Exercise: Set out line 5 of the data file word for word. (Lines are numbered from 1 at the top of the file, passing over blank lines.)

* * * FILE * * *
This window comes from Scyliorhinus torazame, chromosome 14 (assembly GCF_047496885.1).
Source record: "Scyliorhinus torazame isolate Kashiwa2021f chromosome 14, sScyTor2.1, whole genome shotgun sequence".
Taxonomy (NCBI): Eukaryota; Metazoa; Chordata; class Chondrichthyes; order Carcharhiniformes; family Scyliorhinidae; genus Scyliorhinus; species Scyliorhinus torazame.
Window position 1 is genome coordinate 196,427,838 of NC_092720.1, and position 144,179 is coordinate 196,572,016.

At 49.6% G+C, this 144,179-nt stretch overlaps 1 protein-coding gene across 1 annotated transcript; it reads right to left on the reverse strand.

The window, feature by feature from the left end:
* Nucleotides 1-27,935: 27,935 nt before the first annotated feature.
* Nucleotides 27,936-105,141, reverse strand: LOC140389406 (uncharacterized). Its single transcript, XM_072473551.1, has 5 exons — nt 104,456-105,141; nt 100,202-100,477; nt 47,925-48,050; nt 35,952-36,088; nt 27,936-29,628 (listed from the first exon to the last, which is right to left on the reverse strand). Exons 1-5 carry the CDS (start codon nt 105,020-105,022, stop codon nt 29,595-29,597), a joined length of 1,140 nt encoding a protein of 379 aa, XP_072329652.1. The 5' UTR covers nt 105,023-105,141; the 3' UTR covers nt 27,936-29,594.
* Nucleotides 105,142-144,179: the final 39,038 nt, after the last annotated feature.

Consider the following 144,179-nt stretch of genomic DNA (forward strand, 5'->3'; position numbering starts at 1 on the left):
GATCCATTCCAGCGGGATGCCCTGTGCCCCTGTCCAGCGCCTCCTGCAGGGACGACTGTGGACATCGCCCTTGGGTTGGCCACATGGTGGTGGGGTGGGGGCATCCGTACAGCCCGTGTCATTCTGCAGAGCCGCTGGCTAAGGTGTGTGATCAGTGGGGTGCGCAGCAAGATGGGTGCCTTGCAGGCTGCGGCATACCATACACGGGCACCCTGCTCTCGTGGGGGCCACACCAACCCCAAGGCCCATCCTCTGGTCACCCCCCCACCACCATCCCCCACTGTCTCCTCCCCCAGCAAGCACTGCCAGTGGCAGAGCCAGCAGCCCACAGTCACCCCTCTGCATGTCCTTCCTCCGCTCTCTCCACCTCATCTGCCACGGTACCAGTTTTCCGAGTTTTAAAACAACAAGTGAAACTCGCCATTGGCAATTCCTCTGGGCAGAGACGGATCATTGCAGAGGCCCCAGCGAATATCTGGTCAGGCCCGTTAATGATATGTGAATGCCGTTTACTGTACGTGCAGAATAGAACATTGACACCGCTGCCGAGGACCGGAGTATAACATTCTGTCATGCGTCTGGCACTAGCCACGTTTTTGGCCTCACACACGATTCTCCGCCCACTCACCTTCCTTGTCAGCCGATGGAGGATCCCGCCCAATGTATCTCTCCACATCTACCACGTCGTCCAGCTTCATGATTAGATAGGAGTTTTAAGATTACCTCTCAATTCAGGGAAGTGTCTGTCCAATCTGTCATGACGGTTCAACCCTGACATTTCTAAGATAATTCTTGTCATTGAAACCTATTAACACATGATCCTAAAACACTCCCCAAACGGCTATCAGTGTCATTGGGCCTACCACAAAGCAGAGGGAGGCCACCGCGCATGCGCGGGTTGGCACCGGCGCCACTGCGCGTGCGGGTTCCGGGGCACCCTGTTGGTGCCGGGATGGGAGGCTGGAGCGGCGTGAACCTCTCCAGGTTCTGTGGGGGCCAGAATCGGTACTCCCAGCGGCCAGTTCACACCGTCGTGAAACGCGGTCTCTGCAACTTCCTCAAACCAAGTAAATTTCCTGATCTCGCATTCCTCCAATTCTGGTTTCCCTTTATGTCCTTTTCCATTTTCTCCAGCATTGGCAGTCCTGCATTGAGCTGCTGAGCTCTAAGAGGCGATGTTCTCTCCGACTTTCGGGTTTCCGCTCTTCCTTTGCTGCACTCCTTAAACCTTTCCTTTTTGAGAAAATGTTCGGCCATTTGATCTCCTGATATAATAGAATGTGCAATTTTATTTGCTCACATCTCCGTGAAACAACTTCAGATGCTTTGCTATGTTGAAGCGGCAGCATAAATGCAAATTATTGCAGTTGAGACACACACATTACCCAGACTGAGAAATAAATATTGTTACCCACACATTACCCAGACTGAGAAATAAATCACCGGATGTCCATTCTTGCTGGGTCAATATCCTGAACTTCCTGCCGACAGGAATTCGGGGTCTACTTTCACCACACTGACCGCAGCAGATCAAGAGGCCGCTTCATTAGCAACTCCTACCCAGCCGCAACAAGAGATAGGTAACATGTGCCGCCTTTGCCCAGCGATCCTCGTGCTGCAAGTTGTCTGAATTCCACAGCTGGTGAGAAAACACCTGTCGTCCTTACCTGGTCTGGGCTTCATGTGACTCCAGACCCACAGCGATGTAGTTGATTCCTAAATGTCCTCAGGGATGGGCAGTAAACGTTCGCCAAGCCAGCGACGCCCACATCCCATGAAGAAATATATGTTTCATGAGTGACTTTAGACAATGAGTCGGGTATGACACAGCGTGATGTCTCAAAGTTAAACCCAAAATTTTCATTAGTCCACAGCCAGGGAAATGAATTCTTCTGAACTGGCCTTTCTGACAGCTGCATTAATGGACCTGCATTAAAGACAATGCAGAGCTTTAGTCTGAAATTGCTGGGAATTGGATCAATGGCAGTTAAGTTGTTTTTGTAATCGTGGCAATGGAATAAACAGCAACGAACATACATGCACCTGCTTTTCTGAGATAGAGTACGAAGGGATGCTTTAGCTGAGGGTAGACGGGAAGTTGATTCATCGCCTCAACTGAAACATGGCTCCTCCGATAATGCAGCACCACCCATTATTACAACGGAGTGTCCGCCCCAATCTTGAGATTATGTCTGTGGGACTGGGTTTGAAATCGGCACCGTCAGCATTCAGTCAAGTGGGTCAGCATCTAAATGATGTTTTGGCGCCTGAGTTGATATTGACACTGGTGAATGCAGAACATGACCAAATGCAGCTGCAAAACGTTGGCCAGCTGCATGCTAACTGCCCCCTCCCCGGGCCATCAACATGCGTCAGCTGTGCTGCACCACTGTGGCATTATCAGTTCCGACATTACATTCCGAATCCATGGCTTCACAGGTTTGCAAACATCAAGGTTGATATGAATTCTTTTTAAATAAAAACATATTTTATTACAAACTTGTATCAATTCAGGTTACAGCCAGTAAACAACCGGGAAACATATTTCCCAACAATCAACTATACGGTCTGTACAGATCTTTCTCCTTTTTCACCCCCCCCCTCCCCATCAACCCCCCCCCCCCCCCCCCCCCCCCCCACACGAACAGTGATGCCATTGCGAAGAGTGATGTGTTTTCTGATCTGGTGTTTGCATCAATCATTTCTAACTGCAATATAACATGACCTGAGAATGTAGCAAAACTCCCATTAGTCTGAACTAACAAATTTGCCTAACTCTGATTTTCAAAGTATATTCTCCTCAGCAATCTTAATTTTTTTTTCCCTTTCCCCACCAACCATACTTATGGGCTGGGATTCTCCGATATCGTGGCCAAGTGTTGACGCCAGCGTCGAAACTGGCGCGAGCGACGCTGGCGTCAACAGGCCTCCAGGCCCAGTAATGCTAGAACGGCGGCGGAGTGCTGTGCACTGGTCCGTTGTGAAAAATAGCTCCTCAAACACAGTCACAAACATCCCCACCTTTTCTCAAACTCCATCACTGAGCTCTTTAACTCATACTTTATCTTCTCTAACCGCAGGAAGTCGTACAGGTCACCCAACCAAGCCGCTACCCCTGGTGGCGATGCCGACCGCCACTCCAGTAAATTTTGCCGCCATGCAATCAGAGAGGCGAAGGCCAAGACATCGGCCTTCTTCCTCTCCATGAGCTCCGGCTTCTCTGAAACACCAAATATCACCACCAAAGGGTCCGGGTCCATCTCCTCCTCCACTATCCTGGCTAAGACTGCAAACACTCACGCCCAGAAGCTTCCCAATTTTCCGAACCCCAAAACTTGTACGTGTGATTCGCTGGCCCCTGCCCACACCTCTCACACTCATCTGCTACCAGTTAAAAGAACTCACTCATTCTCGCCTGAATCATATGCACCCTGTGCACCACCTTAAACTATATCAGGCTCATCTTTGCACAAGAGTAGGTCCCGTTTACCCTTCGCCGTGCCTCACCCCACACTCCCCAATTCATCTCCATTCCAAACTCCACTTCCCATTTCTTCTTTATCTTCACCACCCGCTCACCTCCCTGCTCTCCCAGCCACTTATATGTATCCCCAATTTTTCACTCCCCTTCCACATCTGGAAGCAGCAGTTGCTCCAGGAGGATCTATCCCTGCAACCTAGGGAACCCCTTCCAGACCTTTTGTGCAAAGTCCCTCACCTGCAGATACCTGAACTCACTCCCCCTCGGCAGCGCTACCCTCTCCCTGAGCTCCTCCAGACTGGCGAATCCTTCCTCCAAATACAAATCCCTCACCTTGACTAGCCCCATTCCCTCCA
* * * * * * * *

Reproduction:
At 49.6% G+C, this 144,179-nt stretch overlaps 1 protein-coding gene across 1 annotated transcript; it reads right to left on the reverse strand.